NorthShore, Advocate abandon merger after judge’s ruling

NorthShore University Health System and Advocate Health Care are ending their proposed merger after a federal judge on Tuesday ruled against the deal.

U.S. District Judge Jorge Alonso ruled in favor of the Federal Trade Commission, granting the federal agency an injunction to temporarily stop the merger. In response to the ruling, the two Illinois health systems agreed to terminate the deal.

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In a message to staff, NorthShore CEO Mark Neaman said pursuing future appeals would not be worthwhile. The merger was first announced in 2014 and would have brought together NorthShore’s four hospitals with Advocate’s 11 facilities and children’s hospital to create one the largest health system in Illinois.

“We are disappointed, but not discouraged by the court’s decision,” Neaman said. “These past two years we have seen enormous changes in the financing of healthcare—by both governmental and private insurers. During this same period, NorthShore has continued to invest in our people, technology and facilities with record results.”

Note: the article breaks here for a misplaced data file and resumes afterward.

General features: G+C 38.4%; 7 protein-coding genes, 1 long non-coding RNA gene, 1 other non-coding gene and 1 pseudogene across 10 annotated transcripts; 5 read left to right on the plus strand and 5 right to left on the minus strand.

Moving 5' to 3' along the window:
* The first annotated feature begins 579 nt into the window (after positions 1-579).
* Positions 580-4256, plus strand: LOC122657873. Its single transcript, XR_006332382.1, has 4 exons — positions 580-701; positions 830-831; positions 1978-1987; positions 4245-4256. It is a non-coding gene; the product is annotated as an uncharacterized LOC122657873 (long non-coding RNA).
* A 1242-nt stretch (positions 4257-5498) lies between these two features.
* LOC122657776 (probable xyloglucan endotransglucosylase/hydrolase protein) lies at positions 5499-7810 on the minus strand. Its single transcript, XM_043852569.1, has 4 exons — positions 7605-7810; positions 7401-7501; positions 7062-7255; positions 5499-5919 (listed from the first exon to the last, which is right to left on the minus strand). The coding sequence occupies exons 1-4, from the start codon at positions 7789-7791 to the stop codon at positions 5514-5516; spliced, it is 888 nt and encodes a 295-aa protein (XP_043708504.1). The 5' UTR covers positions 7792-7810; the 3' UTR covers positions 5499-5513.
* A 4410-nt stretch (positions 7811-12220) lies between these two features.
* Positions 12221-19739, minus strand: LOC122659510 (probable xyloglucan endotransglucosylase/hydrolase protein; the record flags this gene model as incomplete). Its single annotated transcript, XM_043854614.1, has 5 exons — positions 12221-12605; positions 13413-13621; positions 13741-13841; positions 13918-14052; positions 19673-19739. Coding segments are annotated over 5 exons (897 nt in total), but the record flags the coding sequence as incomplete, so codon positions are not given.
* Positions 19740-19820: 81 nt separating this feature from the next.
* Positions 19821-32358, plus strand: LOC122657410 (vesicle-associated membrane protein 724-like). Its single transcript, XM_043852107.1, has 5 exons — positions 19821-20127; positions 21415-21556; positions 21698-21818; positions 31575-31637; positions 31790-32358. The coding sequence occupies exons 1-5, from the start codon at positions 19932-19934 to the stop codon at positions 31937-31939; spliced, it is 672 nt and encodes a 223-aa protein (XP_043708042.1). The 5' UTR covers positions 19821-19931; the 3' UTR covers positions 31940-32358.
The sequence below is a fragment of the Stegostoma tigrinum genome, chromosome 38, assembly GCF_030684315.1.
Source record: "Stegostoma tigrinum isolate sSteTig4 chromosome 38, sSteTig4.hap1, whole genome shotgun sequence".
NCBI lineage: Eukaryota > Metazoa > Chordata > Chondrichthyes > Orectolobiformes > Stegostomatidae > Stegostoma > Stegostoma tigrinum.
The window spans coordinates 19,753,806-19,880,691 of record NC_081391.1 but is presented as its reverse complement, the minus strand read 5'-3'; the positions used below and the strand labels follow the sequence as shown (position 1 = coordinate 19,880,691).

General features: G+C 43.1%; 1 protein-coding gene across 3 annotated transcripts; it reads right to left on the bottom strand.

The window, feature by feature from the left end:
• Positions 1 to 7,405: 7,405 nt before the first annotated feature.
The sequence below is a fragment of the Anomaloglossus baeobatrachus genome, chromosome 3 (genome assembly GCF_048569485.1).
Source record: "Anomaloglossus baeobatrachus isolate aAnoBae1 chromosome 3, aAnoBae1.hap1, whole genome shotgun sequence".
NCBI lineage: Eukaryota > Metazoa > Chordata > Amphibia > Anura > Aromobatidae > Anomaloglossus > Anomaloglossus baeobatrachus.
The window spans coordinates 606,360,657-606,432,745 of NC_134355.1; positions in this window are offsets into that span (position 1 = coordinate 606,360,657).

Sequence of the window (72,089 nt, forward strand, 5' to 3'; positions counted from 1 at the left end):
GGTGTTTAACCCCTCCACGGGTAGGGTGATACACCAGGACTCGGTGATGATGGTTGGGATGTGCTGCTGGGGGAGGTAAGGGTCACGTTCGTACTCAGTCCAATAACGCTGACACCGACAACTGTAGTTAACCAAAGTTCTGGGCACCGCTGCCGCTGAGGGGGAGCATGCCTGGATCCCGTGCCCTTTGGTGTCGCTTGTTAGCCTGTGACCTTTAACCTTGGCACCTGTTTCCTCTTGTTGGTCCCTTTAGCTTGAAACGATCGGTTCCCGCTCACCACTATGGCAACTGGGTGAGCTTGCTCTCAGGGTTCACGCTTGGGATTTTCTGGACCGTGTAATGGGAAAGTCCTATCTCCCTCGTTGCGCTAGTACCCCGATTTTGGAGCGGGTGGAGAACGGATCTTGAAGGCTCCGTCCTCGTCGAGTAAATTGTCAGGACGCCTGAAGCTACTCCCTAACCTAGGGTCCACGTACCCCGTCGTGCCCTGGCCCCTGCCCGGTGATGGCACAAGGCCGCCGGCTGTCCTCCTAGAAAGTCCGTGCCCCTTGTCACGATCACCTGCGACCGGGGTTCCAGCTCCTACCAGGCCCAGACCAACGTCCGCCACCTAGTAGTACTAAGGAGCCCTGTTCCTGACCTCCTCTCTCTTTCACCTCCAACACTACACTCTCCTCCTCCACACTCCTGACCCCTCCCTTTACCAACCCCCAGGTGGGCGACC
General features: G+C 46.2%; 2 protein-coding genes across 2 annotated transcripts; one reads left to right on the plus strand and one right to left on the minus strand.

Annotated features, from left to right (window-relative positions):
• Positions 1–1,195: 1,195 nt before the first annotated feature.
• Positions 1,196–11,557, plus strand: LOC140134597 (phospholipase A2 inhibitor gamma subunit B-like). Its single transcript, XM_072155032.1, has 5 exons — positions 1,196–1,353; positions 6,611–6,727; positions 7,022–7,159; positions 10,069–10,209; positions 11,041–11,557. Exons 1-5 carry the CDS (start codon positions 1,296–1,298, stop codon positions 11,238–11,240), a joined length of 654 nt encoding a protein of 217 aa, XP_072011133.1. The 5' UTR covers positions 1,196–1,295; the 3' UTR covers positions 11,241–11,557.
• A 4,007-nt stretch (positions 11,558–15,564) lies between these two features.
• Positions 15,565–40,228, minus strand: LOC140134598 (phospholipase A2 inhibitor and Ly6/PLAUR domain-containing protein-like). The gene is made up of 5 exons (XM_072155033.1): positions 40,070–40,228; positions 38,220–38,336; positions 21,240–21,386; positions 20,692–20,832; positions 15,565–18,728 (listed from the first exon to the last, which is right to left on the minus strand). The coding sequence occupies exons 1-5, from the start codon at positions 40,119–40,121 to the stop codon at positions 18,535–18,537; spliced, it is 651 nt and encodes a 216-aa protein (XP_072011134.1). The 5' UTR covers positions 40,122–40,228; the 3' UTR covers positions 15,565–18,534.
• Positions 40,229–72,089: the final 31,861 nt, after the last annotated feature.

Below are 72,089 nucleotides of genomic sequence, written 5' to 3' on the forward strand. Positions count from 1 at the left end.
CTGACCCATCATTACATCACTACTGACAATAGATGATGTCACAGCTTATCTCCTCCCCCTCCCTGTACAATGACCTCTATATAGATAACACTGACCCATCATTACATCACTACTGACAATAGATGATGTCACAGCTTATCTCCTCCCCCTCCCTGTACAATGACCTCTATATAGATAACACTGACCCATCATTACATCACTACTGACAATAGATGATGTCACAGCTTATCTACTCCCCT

Advocate CEO Jim Skogsbergh echoed the sentiments in his own memo, obtained by FierceHealthcare. 

“We have believed since day one that this merger would be a big win for consumers and for health care,” he said. “As a healthcare ministry, we pursued this merger because it aligned with our mission and our values to advance care and lower costs for the patients and communities we are so privileged to serve.”

The merger has seen a volley of court decisions since the FTC decided to challenge the alignment in 2015. Alonso first refused to order an injunction in June 2016, but a federal appeals court reinstated the FTC’s injunction in October. The case was then sent back to Alonso for review.

Tad Lipsky, acting director of the FTC’s Bureau of Competition, said in a statement that the agency is “delighted” that the merger will not go through. “Advocate and NorthShore’s merger would likely have reduced the quality, and increased the cost, of health care for residents of the North Shore area of Chicago,” Lipsky said.

Critics of the merger had also expressed concern that it could hurt Chicago-area payers due to the lack of competition.